Increased expression of Dynamin is associated with poor outcome and chemoresistance in several malignancies, including T-ALL73. Glucocorticoid resistance (GC) is a major hurdle in T-ALL that is frequently driven by activating mutations of growth factor-induced signalling8,74. Loss of phosphatase and tensin homolog leading to AKT1 activation can also induce GC resistance75. Inhibition of specific signalling pathways using small molecules such as Ruxolitinib reverted GC resistance in leukemic cells76, suggesting that GC sensitivity can be modulated by blocking the response of relapse-inducing cells to environmental cues. The ability of Dynole 34-2 to block the activation of STAT5 and AKT may partly explain the synergy observed in T-ALL with the VXL chemotherapy. Moreover, the inhibition of amino acid uptake and the downstream mTORC1 activation by Dynole 34-2 may enhance the effect of L-Asparaginase77, which kills leukemic cells by rapidly depleting the pool of asparagine in the microenvironment78. Using our model of Lmo2-transgenic T-ALL, we have shown that Dynole 34-2 enhanced the efficacy of chemotherapy, independently of the presence of collaborative mutations of signalling pathways in the primary leukemias tested, suggesting that multiple fundamental processes regulated by DDE are essential for LSCs. Importantly, we have also shown in different models of acute leukemia that Dynole 34-2 reduced leukemic burden in association with conventional chemotherapy, confirming the importance of DDE for survival of leukemic cells responsible for relapse. Therefore, the enhanced chemosensitivity induced by Dynole 34-2 in both T-ALL and AML may also be related to the importance of Dynamin for actin function in microtubule remodelling, which modulates cytokinesis and DNA repair39,79. However, the effects of Dynamin inhibition on nutrients uptake and DNA repair in acute leukemia remain to be investigated.
Genomic studies of paired diagnosis and relapse samples in acute leukemia suggest that recurrence arises from either clonal evolution of pre-LSCs or LSCs present in the diagnostic sample2,80. Therefore, models that can identify and directly measure the effects of therapeutics on these cells are paramount for improving cure rates for all leukemias. Here we show that Dynole 34-2 blocks signal transduction and promotes chemosensitivity of relapse-inducing cells in diverse and relevant models of acute leukemia that recapitulates the human disease. Importantly, these studies revealed several potential advantages of Dynamin inhibitors over more specific approaches to target relapse-inducing cells. First, given the many known and unknown signals provided by the microenvironment81, targeting multiple pathways is likely to be more effective and could overcome the rapid resistance-promoting adaptive responses to chemotherapies and targeted therapies47. In addition, therapeutic doses of Dynole 34-2 appear well tolerated in combination with chemotherapy, with no obvious myelosuppression or gut toxicity, despite inhibiting multiple signalling pathways that are important for hematopoiesis. In aggregation, our results provide a significant conceptual advance in therapeutic strategies for eradicating relapse-inducing cells by revealing that Dynamin is a druggable target in the most common types of acute leukemia. This study presents preclinical evidence that Dynamin inhibitors are worthy of testing in a broad range of cancers, where signals from the microenvironment promote disease progression and therapeutic resistance of relapse-inducing cells63.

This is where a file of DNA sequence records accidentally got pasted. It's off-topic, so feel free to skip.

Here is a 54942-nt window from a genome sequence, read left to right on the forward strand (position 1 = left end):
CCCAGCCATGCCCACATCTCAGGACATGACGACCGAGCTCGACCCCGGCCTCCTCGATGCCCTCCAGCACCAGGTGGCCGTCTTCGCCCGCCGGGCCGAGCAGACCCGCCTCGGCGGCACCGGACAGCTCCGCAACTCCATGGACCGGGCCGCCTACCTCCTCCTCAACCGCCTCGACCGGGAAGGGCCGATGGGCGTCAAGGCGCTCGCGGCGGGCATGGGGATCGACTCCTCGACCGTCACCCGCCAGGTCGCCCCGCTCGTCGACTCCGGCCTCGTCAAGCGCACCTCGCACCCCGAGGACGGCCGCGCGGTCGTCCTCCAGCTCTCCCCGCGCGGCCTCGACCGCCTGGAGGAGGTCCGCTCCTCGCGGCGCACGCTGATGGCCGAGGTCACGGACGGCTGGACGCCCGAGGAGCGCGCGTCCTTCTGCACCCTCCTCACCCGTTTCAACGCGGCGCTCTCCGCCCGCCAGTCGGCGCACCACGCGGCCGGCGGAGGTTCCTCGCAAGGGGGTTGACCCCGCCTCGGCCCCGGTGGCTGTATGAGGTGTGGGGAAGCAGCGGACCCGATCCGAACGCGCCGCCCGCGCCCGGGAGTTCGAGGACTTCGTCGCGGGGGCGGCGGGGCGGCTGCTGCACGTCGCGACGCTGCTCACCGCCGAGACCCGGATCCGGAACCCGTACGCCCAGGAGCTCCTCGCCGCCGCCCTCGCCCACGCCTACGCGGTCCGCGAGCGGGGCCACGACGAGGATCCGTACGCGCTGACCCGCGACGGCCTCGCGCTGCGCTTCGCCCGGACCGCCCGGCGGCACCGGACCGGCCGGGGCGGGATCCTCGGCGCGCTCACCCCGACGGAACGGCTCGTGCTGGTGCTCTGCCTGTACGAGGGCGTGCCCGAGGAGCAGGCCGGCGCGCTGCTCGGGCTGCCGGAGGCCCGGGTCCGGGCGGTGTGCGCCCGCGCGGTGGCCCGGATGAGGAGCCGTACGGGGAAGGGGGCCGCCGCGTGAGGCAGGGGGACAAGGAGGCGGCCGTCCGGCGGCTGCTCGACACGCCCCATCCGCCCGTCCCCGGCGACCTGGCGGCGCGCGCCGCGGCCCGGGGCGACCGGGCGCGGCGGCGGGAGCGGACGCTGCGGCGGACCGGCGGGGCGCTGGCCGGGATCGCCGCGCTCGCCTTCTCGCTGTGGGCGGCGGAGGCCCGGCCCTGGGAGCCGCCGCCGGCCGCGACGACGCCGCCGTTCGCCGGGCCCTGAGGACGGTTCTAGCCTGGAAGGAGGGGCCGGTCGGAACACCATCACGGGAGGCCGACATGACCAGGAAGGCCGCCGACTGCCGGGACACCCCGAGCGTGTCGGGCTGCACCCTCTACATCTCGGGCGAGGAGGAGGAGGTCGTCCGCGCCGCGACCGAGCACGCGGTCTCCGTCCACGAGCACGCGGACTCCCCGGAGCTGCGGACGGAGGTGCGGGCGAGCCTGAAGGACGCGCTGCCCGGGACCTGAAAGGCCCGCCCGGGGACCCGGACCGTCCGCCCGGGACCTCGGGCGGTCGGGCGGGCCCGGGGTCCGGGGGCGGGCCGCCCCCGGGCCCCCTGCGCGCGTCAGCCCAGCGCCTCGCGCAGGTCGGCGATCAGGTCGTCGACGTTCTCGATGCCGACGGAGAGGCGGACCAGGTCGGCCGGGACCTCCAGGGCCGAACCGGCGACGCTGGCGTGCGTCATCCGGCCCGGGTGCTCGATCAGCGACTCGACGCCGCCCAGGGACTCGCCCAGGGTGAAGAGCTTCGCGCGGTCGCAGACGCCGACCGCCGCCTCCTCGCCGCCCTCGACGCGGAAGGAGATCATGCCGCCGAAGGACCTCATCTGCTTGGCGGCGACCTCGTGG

Retroviral infection of Ba/F3 cells
The coding sequence of murine Stat5a and Il-7r was amplified by PCR from cDNA of bone marrow mononuclear cells of a healthy WT donor using primers mStat5a-FL-Fw and mStat5a-FL-NOstop-Rv, and mIl7r-FL-Fw and mIl7r-FL-Rv, respectively (Table 3). The PCR product was cloned into the XhoI and EcoRI sites of pMIG-R1, which was kindly given by Pear et al.82,83. To generate the Stat5-CA mutant41, targeted mutagenesis of the amino acids His298→Arg and Ser710→Phe of mStat5a was performed using the primers mStat5a_H298R-Fw, mStat5a_H298R-Rv, mStat5a_S710F-Fw and mStat5a_S710F-Rv (Table 3), and the presence of the mutations was verified by sequencing (Micromon, Monash University, Australia).
The doxycycline-inducible dual-colour TRMPVIR (TRE-dsRed-miR30/shRNA-PGK-Venus-IRES-rtTA3) retroviral vector84 was kindly given by R. A. Dickins and was modified by replacing the dsRed-miR30/shRNA sequence by a T2A self-cleaving peptide85 fusioned with the mCherry fluorescent protein (from TRIPZ, Addgene) inserted into the BamHI and EcoRI sites of the plasmid downstream of the TRE promoter to generate the TxTCPVIR (TRE-gene-T2A-mCherry-PGK-Venus-IRES-rtTA3) retroviral vector. Using standard cloning techniques, we inserted the full-length sequence of Stat5-CA from the pMig-R1 construct into the TxTCPVIR vector to generate the TxTCPVIR-Stat5-CA construct. All subcloned constructs were verified by DNA sequencing (Micromon, Monash University, Australia). Detailed cloning strategies, primers sequences and vectors are available on request.